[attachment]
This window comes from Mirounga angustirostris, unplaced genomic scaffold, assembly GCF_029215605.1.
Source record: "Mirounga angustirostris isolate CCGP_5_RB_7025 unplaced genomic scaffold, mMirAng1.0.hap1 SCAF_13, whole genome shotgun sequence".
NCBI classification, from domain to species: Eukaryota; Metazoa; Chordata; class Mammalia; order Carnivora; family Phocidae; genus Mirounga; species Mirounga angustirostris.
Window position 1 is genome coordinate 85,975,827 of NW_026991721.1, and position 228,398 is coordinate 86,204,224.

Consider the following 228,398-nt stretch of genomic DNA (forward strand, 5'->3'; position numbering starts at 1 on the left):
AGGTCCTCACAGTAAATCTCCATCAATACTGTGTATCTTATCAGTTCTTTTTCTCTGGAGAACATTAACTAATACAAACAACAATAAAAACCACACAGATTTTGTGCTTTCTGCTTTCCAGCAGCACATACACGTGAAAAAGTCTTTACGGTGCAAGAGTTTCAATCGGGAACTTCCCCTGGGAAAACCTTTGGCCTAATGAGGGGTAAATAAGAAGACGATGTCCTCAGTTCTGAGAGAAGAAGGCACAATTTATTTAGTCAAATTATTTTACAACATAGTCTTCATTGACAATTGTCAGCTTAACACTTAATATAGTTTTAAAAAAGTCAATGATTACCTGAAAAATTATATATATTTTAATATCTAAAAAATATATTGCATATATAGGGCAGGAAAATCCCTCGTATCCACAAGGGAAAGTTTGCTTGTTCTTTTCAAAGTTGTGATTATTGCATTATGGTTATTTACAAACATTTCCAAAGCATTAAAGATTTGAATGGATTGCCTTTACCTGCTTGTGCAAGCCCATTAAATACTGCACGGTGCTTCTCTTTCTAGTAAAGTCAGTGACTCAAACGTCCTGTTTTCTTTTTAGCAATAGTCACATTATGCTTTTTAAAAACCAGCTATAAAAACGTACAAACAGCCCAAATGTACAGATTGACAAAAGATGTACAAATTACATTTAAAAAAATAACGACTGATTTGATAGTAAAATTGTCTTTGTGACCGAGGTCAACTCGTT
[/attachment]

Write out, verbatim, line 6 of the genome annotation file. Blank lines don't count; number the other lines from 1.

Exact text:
AGGTCCTCACAGTAAATCTCCATCAATACTGTGTATCTTATCAGTTCTTTTTCTCTGGAGAACATTAACTAATACAAACAACAATAAAAACCACACAGATTTTGTGCTTTCTGCTTTCCAGCAGCACATACACGTGAAAAAGTCTTTACGGTGCAAGAGTTTCAATCGGGAACTTCCCCTGGGAAAACCTTTGGCCTAATGAGGGGTAAATAAGAAGACGATGTCCTCAGTTCTGAGAGAAGAAGGCACAATTTATTTAGTCAAATTATTTTACAACATAGTCTTCATTGACAATTGTCAGCTTAACACTTAATATAGTTTTAAAAAAGTCAATGATTACCTGAAAAATTATATATATTTTAATATCTAAAAAATATATTGCATATATAGGGCAGGAAAATCCCTCGTATCCACAAGGGAAAGTTTGCTTGTTCTTTTCAAAGTTGTGATTATTGCATTATGGTTATTTACAAACATTTCCAAAGCATTAAAGATTTGAATGGATTGCCTTTACCTGCTTGTGCAAGCCCATTAAATACTGCACGGTGCTTCTCTTTCTAGTAAAGTCAGTGACTCAAACGTCCTGTTTTCTTTTTAGCAATAGTCACATTATGCTTTTTAAAAACCAGCTATAAAAACGTACAAACAGCCCAAATGTACAGATTGACAAAAGATGTACAAATTACATTTAAAAAAATAACGACTGATTTGATAGTAAAATTGTCTTTGTGACCGAGGTCAACTCGTT